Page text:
The Wild One Review
While certainly influential, The Wild One is among a handful or more of "classic" films which aren't particularly good in a traditional sense yet have seeped into popular culture to the point where they're recognised and have some level of name value to even casual fans of cinema. Often such movies had a cultural impact upon release which has faded with time, and the normal evolution of moviemaking has dulled what once might have seemed novel. Guess Who's Coming to Dinner is another that comes to mind. The Jazz Singer, even. Maybe Easy Rider.
Those who more or less subscribe to the auteur theory can puff our their chests in this instance. Fresh off the film adaptation of Death of a Salesman, László Benedek directed The Wild One and subsequently had a most undistinguished career - at best highlighted by the 1957 noir Affair in Havana and decades of episodic television. Meanwhile, Nicholas Ray's Rebel Without a Cause followed in 1954, a year after The Wild One, and touched a similar nerve yet remains incontrovertibly iconic (though not without its detractors). The latter picture is a classic made by a great director. By contrast, The Wild One is an 80-minute music video without the music.
One wholly unique element the film, produced and shepherded by Stanley Kramer, has going for it is the presence of Marlon Brando, playing motorcycle gang leader Johnny. This was after A Streetcar Named Desire and Viva Zapata! and prior to On the Waterfront, meaning that Brando was already a star and in the midst of perhaps the most magnetic, sustained period in his career. Those watching the movie now who have little interest in motorcycle gang culture will probably do so because of Brando, and that's a fair reduction to make. From the early shots of the actor in a leather jacket, sunglasses and biker cap riding his motorcycle with the aid of rear projection onward, he's what dominates the viewer's attention. There's so little plot of note - with a screenplay credited to John Paxton and deriving from a magazine story based on real events - that atmosphere has to dominate in order to keep any sort of interest.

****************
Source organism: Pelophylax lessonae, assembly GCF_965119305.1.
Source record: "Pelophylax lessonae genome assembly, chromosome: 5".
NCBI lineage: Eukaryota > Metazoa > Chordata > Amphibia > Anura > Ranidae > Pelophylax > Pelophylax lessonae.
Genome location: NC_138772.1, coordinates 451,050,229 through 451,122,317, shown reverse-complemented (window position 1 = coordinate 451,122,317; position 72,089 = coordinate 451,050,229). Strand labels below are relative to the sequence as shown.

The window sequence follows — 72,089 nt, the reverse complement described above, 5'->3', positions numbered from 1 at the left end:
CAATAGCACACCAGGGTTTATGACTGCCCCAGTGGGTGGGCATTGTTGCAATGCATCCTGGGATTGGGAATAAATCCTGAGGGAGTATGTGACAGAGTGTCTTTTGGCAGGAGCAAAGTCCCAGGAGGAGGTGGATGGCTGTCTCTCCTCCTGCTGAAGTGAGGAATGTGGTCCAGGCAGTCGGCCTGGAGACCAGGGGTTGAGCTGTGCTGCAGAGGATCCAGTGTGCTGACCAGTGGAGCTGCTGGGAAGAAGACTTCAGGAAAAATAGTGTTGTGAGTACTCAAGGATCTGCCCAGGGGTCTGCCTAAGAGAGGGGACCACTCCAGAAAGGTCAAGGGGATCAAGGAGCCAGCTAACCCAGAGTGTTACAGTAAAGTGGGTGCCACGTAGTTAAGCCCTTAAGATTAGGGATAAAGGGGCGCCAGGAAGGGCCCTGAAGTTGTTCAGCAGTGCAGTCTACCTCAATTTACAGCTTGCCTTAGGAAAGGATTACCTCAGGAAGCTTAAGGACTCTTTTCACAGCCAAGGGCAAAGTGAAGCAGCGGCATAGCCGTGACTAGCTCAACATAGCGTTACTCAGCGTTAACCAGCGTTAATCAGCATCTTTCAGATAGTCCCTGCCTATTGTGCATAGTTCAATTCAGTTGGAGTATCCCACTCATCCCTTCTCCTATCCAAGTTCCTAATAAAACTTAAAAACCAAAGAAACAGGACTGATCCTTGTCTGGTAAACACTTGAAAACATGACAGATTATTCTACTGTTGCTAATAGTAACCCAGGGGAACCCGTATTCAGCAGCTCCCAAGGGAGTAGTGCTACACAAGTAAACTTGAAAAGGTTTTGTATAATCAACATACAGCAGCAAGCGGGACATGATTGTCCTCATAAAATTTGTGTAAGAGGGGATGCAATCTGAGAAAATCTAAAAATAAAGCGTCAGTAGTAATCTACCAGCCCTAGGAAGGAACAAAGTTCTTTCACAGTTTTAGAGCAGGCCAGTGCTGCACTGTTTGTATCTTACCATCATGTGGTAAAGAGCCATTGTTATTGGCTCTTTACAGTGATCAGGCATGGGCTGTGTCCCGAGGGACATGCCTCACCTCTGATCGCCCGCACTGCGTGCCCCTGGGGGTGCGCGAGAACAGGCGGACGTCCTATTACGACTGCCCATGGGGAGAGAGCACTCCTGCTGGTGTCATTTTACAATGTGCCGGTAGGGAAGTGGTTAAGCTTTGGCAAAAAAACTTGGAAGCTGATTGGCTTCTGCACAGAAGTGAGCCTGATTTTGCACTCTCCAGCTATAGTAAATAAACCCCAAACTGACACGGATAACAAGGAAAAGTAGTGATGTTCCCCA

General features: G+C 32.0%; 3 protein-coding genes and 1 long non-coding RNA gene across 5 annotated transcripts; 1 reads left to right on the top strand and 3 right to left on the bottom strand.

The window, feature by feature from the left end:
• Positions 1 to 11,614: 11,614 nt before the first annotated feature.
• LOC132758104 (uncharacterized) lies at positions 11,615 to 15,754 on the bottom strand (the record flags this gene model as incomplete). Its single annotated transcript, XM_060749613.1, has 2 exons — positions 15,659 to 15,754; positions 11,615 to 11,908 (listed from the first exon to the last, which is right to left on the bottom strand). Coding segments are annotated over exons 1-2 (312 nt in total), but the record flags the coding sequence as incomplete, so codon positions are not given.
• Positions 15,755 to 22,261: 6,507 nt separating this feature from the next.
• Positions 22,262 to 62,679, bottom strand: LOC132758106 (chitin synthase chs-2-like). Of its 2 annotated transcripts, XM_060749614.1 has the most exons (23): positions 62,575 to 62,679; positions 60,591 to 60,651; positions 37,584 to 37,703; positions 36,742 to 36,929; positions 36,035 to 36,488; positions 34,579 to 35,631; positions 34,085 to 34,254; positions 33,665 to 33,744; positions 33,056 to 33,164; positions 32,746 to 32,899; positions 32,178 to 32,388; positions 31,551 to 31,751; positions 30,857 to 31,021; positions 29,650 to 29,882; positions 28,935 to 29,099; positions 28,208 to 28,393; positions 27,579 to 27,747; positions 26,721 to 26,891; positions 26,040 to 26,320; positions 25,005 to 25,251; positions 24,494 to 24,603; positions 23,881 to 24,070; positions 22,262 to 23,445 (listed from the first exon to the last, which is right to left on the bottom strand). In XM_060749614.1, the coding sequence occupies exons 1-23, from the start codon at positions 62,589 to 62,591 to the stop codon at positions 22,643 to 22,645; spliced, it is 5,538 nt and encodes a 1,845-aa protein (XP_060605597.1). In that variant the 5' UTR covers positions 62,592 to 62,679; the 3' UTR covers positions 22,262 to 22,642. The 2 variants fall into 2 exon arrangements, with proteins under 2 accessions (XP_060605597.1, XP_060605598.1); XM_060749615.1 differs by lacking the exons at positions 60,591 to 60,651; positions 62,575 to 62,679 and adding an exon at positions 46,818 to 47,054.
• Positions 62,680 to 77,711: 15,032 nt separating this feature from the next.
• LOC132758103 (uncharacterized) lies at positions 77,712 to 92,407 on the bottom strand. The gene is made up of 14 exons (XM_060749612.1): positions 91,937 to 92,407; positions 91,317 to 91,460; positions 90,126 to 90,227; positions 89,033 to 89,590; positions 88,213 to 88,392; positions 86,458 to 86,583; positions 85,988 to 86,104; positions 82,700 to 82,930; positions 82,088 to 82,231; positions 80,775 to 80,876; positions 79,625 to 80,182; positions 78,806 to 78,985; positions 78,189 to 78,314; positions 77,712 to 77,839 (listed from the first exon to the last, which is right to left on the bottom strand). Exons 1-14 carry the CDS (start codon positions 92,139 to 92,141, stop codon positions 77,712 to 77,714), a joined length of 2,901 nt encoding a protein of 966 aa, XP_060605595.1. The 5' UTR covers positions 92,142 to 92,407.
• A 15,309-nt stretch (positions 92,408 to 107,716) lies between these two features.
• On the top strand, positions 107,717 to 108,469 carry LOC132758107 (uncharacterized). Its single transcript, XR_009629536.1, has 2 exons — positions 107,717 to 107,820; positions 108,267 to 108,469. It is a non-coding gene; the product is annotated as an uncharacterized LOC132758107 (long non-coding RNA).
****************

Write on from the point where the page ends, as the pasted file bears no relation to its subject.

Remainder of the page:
Ostensibly, the narrative is about a biker gang - called the Black Rebels Motorcycle Club and abbreviated B.R.M.C. like the alternative rock band of the same name - who descends upon a smallish California town and wreaks havoc. The nuance comes in the form of Brando's Johnny, the leader, who's shown to be something of a lost soul and a quick romantic when it comes to bar girl Kathie (Mary Murphy), the daughter of the local sheriff. The subplot involving sensitive Johnny and his interest in Kathie feels very much Brando-influenced, not dissimilar to what he'd come up with in One-Eyed Jacks almost a decade later. He's an often cold, brooding figure who fully retains his masculinity.
The motorcycle subculture that this film explores and glorifies makes it a landmark entry of its ilk. The booklet essay talks about this a bit, but even something like Kenneth Anger's "Scorpio Rising" seems deeply indebted to The Wild One. The rebellious youth image the film conveys further endears it to the same generation that embraced James Dean and, to some extent, Jack Kerouac et al. Even so, it's a case of style over substance. The good news is that the 80 minutes or so tick off rather quickly. We're also treated to a dynamic supporting performance from Lee Marvin as Chino, leader of another biker gang called The Beetles (which may or may not have inspired Lennon and McCartney). "Storm the Bastille," indeed.